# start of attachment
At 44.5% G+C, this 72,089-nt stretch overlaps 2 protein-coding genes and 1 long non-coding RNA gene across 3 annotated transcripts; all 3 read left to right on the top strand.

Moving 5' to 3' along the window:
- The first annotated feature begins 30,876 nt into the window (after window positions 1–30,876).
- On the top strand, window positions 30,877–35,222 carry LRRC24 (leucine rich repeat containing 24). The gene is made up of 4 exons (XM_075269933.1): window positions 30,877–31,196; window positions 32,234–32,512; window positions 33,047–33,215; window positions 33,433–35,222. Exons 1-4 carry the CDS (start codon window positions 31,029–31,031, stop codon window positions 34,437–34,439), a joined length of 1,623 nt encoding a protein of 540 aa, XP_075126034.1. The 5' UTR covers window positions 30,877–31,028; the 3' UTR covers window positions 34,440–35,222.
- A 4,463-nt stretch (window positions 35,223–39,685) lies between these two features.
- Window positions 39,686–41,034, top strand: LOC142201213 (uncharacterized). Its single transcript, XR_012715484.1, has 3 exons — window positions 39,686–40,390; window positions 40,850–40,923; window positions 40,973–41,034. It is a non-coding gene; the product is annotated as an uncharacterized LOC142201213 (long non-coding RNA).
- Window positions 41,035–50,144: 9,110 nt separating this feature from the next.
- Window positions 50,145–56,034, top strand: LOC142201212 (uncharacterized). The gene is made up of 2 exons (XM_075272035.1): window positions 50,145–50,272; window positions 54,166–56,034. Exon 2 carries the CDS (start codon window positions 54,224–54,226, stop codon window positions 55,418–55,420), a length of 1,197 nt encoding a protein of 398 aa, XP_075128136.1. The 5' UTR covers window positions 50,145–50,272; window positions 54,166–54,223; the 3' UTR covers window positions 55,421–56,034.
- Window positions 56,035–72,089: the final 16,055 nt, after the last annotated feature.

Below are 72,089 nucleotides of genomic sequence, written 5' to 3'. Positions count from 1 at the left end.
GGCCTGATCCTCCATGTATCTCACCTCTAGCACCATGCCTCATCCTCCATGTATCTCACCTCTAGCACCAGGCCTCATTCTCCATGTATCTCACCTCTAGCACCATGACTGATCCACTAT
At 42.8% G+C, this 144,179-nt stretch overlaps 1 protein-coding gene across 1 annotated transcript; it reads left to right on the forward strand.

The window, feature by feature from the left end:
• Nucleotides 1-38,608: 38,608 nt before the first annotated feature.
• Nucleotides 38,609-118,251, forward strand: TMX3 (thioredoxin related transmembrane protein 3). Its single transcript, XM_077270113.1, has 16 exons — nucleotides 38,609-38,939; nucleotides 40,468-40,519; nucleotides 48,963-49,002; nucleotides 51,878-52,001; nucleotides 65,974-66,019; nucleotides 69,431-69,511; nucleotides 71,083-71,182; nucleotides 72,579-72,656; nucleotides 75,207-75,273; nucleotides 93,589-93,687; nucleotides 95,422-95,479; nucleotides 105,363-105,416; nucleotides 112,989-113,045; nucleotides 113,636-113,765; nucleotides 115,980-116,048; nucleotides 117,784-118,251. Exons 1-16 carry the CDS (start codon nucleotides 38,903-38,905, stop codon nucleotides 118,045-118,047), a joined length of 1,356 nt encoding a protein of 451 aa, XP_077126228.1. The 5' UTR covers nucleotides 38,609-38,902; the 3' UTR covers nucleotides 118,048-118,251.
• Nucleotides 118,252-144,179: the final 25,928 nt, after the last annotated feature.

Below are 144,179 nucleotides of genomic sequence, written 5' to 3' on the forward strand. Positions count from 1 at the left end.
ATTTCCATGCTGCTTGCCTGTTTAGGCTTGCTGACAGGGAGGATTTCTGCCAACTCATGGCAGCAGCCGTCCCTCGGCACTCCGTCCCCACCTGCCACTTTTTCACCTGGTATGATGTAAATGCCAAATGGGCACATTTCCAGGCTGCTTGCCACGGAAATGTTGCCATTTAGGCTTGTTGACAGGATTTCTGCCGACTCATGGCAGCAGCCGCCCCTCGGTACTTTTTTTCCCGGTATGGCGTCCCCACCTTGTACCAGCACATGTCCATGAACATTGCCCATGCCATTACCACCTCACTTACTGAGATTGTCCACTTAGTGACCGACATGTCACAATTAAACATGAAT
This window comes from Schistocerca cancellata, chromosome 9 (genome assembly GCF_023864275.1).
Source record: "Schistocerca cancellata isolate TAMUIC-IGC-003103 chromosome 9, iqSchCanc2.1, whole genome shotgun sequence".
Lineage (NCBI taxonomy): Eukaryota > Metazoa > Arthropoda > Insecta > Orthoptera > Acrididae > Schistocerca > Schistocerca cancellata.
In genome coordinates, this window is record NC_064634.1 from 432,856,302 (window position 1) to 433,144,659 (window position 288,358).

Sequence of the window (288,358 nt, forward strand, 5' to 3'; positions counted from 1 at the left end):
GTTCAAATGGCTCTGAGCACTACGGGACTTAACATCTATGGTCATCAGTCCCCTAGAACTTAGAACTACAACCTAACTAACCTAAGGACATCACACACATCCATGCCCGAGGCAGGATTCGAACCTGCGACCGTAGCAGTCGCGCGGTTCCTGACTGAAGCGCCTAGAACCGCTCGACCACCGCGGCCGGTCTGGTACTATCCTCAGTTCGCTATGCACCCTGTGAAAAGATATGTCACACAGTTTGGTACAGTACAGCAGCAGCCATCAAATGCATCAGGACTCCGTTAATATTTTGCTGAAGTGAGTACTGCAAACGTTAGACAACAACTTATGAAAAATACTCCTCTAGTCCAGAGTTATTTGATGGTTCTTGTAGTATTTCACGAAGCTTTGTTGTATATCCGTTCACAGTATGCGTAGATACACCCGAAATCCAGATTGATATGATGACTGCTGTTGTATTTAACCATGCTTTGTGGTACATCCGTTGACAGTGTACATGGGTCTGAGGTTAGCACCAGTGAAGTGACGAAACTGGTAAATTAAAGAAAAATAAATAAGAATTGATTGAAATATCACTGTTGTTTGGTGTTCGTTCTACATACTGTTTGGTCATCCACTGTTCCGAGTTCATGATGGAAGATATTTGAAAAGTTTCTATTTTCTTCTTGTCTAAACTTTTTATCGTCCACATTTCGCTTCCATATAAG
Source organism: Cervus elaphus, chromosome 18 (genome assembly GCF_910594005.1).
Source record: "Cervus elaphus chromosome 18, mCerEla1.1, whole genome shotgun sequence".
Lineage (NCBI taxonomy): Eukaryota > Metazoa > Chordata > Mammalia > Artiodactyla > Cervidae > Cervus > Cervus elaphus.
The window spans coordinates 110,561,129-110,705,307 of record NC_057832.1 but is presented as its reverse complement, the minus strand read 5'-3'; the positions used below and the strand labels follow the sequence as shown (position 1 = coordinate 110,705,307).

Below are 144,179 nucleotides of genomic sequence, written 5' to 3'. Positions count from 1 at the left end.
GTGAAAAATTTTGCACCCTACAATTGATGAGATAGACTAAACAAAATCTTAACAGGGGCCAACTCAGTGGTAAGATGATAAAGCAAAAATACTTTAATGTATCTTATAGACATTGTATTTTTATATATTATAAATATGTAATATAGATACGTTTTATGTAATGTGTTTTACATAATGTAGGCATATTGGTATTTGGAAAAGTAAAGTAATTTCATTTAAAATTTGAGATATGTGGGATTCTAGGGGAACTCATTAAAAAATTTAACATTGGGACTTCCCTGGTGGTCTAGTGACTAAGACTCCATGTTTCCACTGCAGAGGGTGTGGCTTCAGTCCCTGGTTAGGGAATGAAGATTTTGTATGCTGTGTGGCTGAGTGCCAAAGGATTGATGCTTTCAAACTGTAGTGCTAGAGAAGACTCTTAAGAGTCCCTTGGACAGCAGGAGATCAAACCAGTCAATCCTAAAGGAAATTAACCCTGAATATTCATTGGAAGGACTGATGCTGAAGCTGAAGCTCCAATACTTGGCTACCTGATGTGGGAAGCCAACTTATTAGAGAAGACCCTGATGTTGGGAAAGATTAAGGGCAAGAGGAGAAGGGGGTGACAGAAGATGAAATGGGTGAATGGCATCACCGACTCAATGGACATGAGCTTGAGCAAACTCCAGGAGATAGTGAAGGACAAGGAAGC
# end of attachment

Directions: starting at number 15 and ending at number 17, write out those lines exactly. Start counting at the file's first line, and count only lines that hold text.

• Nucleotides 38,609-118,251, forward strand: TMX3 (thioredoxin related transmembrane protein 3). Its single transcript, XM_077270113.1, has 16 exons — nucleotides 38,609-38,939; nucleotides 40,468-40,519; nucleotides 48,963-49,002; nucleotides 51,878-52,001; nucleotides 65,974-66,019; nucleotides 69,431-69,511; nucleotides 71,083-71,182; nucleotides 72,579-72,656; nucleotides 75,207-75,273; nucleotides 93,589-93,687; nucleotides 95,422-95,479; nucleotides 105,363-105,416; nucleotides 112,989-113,045; nucleotides 113,636-113,765; nucleotides 115,980-116,048; nucleotides 117,784-118,251. Exons 1-16 carry the CDS (start codon nucleotides 38,903-38,905, stop codon nucleotides 118,045-118,047), a joined length of 1,356 nt encoding a protein of 451 aa, XP_077126228.1. The 5' UTR covers nucleotides 38,609-38,902; the 3' UTR covers nucleotides 118,048-118,251.
• Nucleotides 118,252-144,179: the final 25,928 nt, after the last annotated feature.

Below are 144,179 nucleotides of genomic sequence, written 5' to 3' on the forward strand. Positions count from 1 at the left end.